As the lone female character at Ubersoft, Alice is nonetheless able to hold her own quite undeniably. She is Alex's sister, but is a primary force in the Marketing Department. As a marketer, she is totally devoid of any moral scruples—driven solely by the determination to sell whatever Ubersoft may (or may not yet) have available—and to make sure that new vaporware is always on the horizon. What she lacks in a moral compass is more than compensated for in imagination. It is also confirmed that she doesn't know how to tell the truth.
Scott is the only member of the Help Desk crew allowed to help the customers, although he is stymied by being forced to talk in a different language to the customer. Originally permanently demoted to trainee due to telling a customer the truth, Scott was forced to quit by his mother after he lied to her when she called the Help Desk. He was later rehired to act as the butt-end of Ubersoft's moral compass for the rest of the Help Desk staff. His continual crusade to make Ubersoft into a company that makes top-quality software and cares about its customers has included his acting like the rest of the staff and attempting to convert the Boss during his crisis of spirit. He currently is working for Tech support at Google.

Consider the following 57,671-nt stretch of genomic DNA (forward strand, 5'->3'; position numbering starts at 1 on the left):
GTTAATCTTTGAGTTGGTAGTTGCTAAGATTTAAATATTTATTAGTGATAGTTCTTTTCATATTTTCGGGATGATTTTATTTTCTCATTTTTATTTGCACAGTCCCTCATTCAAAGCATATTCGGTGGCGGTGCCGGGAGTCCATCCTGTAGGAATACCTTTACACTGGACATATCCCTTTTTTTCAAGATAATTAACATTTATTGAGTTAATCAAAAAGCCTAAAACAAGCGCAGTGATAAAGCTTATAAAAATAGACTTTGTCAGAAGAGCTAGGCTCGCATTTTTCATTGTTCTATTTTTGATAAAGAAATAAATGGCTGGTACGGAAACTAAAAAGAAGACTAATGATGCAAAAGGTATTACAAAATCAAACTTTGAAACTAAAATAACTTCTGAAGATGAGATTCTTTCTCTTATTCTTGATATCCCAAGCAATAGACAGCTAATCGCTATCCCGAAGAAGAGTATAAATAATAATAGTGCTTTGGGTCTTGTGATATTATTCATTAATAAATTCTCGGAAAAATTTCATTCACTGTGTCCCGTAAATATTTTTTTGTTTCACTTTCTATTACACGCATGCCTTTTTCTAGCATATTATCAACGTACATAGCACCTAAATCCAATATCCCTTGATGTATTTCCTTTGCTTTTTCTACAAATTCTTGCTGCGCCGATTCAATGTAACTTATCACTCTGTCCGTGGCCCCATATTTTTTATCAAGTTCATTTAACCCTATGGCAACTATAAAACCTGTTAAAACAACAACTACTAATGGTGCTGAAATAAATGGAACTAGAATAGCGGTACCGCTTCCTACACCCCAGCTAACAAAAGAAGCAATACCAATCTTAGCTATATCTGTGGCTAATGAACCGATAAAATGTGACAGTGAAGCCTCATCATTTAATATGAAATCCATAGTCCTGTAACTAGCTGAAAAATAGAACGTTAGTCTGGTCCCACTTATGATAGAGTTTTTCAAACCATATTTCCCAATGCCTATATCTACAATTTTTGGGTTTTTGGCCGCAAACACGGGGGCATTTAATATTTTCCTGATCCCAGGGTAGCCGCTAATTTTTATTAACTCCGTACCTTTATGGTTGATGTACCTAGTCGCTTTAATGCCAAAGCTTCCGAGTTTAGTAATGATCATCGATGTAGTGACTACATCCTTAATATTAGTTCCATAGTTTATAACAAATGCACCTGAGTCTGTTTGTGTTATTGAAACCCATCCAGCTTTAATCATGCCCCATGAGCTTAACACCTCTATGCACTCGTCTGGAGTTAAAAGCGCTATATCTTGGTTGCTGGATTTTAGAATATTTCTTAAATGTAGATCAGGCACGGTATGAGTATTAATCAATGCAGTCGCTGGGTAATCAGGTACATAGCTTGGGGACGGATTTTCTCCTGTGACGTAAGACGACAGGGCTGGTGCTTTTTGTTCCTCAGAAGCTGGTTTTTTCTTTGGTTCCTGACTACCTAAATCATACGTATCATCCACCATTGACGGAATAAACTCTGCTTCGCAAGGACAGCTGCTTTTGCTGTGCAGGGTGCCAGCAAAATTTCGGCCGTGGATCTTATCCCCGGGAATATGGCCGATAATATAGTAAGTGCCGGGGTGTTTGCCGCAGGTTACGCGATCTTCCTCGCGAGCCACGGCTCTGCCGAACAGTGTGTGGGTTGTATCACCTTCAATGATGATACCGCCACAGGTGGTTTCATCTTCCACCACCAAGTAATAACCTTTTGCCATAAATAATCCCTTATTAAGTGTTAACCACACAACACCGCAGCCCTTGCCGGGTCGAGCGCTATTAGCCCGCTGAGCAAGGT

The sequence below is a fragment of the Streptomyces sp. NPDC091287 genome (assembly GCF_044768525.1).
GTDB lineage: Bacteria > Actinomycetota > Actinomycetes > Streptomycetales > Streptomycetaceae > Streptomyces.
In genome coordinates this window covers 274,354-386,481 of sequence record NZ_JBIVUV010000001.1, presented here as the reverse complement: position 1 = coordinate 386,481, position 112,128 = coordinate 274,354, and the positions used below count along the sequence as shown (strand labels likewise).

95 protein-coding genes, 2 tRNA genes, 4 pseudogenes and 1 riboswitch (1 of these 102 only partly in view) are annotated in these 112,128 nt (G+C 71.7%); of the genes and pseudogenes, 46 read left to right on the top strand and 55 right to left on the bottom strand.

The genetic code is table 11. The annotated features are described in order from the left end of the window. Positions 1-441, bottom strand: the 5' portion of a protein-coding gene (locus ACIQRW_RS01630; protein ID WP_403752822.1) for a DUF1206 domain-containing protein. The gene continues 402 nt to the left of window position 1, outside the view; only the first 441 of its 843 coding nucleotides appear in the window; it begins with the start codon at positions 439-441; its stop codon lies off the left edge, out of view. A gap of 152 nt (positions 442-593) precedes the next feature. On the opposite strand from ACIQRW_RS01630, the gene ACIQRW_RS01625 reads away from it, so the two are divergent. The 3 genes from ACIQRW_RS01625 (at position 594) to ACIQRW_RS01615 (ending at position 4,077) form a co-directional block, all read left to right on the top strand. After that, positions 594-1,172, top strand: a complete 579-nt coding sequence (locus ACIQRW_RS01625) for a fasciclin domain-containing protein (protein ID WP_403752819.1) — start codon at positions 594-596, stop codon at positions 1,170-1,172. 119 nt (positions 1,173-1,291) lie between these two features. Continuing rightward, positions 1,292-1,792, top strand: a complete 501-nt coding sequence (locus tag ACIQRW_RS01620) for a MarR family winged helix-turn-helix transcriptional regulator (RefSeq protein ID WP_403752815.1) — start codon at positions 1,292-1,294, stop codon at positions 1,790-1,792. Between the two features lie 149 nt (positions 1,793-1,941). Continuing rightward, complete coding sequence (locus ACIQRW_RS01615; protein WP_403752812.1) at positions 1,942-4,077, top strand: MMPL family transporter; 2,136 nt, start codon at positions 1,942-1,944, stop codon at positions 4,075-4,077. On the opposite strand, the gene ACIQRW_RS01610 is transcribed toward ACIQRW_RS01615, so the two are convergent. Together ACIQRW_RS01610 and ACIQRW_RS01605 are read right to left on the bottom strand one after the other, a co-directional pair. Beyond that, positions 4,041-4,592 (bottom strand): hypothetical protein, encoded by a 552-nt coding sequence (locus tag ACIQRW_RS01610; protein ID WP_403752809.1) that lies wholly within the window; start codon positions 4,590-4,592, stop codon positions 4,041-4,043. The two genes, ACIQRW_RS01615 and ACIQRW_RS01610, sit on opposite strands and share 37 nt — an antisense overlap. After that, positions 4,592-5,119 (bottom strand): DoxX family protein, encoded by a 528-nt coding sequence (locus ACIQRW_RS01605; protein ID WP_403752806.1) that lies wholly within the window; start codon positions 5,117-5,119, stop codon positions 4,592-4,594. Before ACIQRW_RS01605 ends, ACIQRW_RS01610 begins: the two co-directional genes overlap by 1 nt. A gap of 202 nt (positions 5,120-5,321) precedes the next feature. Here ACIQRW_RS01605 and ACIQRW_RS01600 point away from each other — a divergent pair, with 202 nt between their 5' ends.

Viktor is Ubersoft's legal consultant. He acts as the company's representative in all of their court cases, often using illogical and nonsensical arguments. In addition, he seems to take it upon himself to keep the boss's evil up to par. Viktor shares a kind of kinship with The Boss, because he is also not an ordinary mortal: he is undead, since he's a vampire, and, like all high-powered corporate lawyers, he does not have a reflection.
A sentient supercomputer created by Ubersoft (and a parody of IBM's Deep Blue), Deep Grey's original purpose was to replace the human help-desk operators with machines. It would be non-union and conform to whatever demands were placed upon it. Unfortunately for Ubersoft, it decided that the corporate benefits package was inadequate; it resigned, taking a job as vice president of a rival corporation.
As Ubersoft's former head programmer. He had to call Alex often, not knowing himself how to write code, compile, or even use the programs he wrote. Phil's ineptitude with computer coding can probably be attributed to his days in college, where the battle-cry of choice was "Code, compile, drink! Debug, compile, drink! Drink, drink, drink!". Phil was also responsible, in part, for the creation of the annoying Binky the Paperclip, whom he coded and compiled during a night of particularly excessive heavy drinking; he subsequently made miniature Bluetooth-enabled Binkys, but forgot to install off-switches. Phil was later kidnapped and underwent an transformation similar to that of Binky (iClip). Due to his charismatic new personality, Phil has since been transferred to sales where he is expected to excel.